In reply to Trangia:

Forgot my map on a summer mountain leader assessment day after a very late night in a Capel Curig pub. I realised early on and thought I would just wing it by looking at the other candidates' maps and by being young and enthusiastic. I got rumbled by the third navigation leg. I still passed though, as I knew the Welsh hills like the back of my hand. The assessor wrote'... a very competent mountaineer but he needs to not forget essential items of personal equipment'.
Could probably still write the same now...
Denzil - on 29 Dec 2017
In reply to wercat:

> it's perfectly possible not to be able to read the map being carried. Reading specs forgotten, lost or broken....

One of the competitors had to be rescued on the Spine race after losing her glasses and being unable to read the map. Couldn’t even read her notes for the phone number of the organisers to request help, but was able to dial 999 and the police contacted them instead. Since the competitors carry trackers, the organisers were able to divert a nearby runner to assist initially.
petestack - on 29 Dec 2017
In reply to Iain Thow:

> A map's only any use if you look at it. Duh!

Oh, I've done non-nav (as opposed to just poor nav) too! Like (most spectacularly) heading up Glen Shira instead of Glen Fyne for Beinn Bhuidhe after not looking at the map since leaving Kinlochleven and forgetting that you've got Loch Shira before the head of Loch Fyne!

In reply to wercat:

> it's perfectly possible not to be able to read the map being carried. Reading specs forgotten, lost or broken....

Also experienced that on the Grahams between Barcaldine and Bonawe when I unexpectedly escaped a contact lens check in Oban with my contacts still in then found I could read neither map nor GPS. I have a single reading lens on a cord as well as reading glasses, but hadn't taken either because I'd expected to be wearing my regular varifocals (which I can also peep right over for close-up detail).

On the Glen Shira day I still got my peak in the end, but had to go back for a few metres of one of my Barcaldine/Bonawe Grahams!
Jim Braid - on 29 Dec 2017
In reply to Trangia:

Don't recall ever having forgotten a map or taken the wrong one but had one blow away out of a jacket pocket. It was back in the day when hillwalking jackets had big patch pockets and came down to mid thigh. Favourite map as well as it was a clothbacked map of the Cairngorms. Yes, it was a few years ago.

It was a very windy winter's day and I was on my own going up the side of Lochan Uaine in Coire Sputan Dearg to get on to Sron Riach. My plan was to go up Macdui then return by the Hutchison Hut. When I got up to Sron Riach I had a decision to make, either cut the day short by just walking back down Sron Riach or carry on as planned. Of course I just carried on up as I still had my compass with me and knew that if I walked E from the top of Macdui and took care not to walk over the cliffs of Coire Sputan Dearg I would be OK.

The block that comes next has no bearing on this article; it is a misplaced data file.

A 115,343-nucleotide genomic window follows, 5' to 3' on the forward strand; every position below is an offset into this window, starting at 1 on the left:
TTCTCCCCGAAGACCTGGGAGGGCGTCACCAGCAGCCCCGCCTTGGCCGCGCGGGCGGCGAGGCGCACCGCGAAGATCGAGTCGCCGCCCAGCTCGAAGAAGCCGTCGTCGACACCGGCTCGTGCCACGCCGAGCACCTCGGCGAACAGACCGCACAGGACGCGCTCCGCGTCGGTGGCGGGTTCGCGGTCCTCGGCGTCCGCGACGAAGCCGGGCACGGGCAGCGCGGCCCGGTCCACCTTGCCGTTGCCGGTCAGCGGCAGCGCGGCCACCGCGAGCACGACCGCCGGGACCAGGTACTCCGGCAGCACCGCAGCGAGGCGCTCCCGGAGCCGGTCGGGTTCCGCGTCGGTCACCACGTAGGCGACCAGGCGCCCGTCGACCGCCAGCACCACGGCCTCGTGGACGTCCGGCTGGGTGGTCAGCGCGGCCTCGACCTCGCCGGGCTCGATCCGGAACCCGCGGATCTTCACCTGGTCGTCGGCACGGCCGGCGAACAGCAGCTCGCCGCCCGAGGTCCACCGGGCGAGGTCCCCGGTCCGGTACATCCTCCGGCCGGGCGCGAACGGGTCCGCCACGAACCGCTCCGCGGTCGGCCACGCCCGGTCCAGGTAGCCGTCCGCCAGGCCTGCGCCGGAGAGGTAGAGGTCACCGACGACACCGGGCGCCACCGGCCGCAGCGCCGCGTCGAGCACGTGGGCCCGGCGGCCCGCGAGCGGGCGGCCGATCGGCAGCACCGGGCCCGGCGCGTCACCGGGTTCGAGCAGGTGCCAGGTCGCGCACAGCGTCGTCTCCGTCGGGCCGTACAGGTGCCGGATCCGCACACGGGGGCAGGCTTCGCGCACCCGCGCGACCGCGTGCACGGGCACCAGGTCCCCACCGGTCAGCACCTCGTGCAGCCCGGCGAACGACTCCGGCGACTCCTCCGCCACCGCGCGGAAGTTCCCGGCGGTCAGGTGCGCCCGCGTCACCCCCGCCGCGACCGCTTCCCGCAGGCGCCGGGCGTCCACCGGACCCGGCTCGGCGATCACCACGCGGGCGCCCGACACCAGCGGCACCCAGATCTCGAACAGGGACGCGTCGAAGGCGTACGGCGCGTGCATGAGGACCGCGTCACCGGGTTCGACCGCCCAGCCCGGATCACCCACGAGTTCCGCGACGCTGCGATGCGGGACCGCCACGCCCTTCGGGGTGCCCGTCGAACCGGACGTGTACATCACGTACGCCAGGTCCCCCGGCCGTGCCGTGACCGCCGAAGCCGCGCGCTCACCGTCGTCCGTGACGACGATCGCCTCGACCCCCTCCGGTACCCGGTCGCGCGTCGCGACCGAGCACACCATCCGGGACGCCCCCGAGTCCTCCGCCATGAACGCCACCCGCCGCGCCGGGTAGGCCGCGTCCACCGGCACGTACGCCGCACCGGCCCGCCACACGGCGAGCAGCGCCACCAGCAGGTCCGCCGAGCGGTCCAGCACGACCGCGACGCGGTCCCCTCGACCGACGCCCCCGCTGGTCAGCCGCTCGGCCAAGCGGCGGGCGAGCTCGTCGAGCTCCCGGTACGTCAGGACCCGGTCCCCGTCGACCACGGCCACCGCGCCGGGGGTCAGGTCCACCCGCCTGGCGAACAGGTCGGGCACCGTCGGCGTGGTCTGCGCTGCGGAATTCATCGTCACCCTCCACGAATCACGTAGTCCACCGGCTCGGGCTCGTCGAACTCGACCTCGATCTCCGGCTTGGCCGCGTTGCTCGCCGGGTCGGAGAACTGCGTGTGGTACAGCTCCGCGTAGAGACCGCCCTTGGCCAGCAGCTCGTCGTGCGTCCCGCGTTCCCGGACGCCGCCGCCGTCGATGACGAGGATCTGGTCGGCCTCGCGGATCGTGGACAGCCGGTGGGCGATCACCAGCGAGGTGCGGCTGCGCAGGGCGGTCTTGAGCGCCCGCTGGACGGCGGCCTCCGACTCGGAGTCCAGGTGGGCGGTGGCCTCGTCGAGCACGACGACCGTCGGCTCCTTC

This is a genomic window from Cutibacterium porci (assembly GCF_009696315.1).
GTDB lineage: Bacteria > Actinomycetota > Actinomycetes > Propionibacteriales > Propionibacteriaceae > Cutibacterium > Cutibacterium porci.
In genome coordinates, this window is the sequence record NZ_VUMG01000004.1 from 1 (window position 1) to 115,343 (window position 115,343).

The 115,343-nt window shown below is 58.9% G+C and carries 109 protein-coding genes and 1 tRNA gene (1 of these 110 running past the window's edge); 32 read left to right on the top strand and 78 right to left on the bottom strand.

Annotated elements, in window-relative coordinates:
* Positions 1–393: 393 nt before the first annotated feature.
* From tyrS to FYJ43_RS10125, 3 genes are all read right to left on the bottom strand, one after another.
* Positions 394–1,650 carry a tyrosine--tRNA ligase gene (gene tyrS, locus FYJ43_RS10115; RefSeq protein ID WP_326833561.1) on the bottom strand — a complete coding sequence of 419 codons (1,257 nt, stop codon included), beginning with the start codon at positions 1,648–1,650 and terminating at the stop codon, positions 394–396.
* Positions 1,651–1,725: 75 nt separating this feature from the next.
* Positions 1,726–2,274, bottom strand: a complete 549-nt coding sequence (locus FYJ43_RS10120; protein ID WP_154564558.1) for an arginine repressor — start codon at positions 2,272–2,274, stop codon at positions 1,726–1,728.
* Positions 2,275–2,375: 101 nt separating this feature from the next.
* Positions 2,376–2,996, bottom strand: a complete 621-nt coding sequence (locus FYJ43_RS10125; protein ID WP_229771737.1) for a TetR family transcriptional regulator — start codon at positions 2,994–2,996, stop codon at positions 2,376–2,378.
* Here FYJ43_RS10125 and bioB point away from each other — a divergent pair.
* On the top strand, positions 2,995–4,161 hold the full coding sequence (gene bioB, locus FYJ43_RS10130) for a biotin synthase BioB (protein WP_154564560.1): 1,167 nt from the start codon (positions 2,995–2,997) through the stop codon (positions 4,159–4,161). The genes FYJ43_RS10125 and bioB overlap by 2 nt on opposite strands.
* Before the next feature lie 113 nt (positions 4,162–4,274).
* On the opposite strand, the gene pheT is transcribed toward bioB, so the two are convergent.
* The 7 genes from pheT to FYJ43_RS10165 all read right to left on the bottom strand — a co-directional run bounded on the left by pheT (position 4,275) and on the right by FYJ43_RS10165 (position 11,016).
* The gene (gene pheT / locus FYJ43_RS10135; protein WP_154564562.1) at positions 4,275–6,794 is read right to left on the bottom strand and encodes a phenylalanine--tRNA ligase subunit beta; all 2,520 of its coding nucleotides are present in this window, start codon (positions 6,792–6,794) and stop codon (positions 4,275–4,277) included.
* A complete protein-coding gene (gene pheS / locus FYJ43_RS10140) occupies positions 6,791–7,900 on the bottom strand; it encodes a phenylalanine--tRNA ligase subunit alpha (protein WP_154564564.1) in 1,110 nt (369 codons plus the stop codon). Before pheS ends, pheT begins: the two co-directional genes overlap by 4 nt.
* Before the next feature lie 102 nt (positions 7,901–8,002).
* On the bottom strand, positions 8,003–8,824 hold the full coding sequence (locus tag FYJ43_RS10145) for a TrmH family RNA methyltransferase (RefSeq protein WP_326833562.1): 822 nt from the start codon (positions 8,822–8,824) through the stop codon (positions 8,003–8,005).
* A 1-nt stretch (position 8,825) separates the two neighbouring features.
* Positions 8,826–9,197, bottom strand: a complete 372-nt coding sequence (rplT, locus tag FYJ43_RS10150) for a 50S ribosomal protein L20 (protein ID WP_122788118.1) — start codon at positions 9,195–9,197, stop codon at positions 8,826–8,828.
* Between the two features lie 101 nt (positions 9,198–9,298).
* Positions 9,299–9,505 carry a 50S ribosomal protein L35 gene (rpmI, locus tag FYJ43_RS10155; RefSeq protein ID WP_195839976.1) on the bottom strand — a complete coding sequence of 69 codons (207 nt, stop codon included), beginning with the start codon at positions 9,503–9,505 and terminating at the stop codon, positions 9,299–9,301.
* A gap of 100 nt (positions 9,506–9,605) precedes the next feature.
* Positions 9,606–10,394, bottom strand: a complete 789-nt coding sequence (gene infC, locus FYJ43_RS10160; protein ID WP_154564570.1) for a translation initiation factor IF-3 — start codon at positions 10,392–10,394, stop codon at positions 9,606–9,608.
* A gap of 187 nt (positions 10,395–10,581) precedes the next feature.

Never saw a soul on the hills that day. My diary entry reads "very fierce on top". Certainly sharpens the senses wandering down off Macdui like that.

As someone else has commented: I know it was wrong, but...
Flinticus - on 29 Dec 2017
In reply to Trangia:

Once used a book of walks. 'Map' a few black curves. No details. Made it to the first summit then organised a mutiny and we abandoned walk due to deep snow and incoming weather front and running out of time (mid winter). The original instigator of the walk wanted to go on. I thought that was madness and said my wife and I were heading back and anyone was welcome to follow us. Everyone did. If anyone had gone on, I think they would have put themselves in real danger.

That was early on in my walking history and before mobile phone GPS or map apps.
Wainers44 - on 29 Dec 2017
In reply to Trangia:

My hall of shame...

Welsh 3000s in poor weather starting at 0530, all three of us forgot our compasses. Nav was challenging at times in no visibility.

Arriving at the foot of Ben More and Stob Binnen on a snowy day with a great guidebook but no map. We followed the description to the letter....we did have 3 compasses.

Now luckily older and hopefully slightly wiser!
Trangia on 29 Dec 2017
In reply to Wainers44:
> My hall of shame...

> Welsh 3000s in poor weather starting at 0530, all three of us forgot our compasses. Nav was challenging at times in no visibility.

> Arriving at the foot of Ben More and Stob Binnen

For a moment I thought "Bloody hell! You really were lost........"
Post edited at 18:51
Wainers44 - on 29 Dec 2017
In reply to Trangia:

For many moments we were....


keith-ratcliffe on 29 Dec 2017
In reply to NeilBoyd:
We had a guy on our ML assessment who was a bit of an idiot. We were having a snack break on our navigation day and he claimed that he had a photographic memory. On the next leg the assessor took his map off him and asked him to find a small lake about a mile away. He tried to take us there unsuccessfully and failed his assessment. The assessor told us later that if he had confessed to his boast he would have got his map back but by trying to fulfil it he proved he was unsafe with group leadership.
fmck - on 30 Dec 2017
In reply to Dave Hewitt:
Appoligies that was meant facts and figures. Not facts not figures. The flaming phone can be a real pain.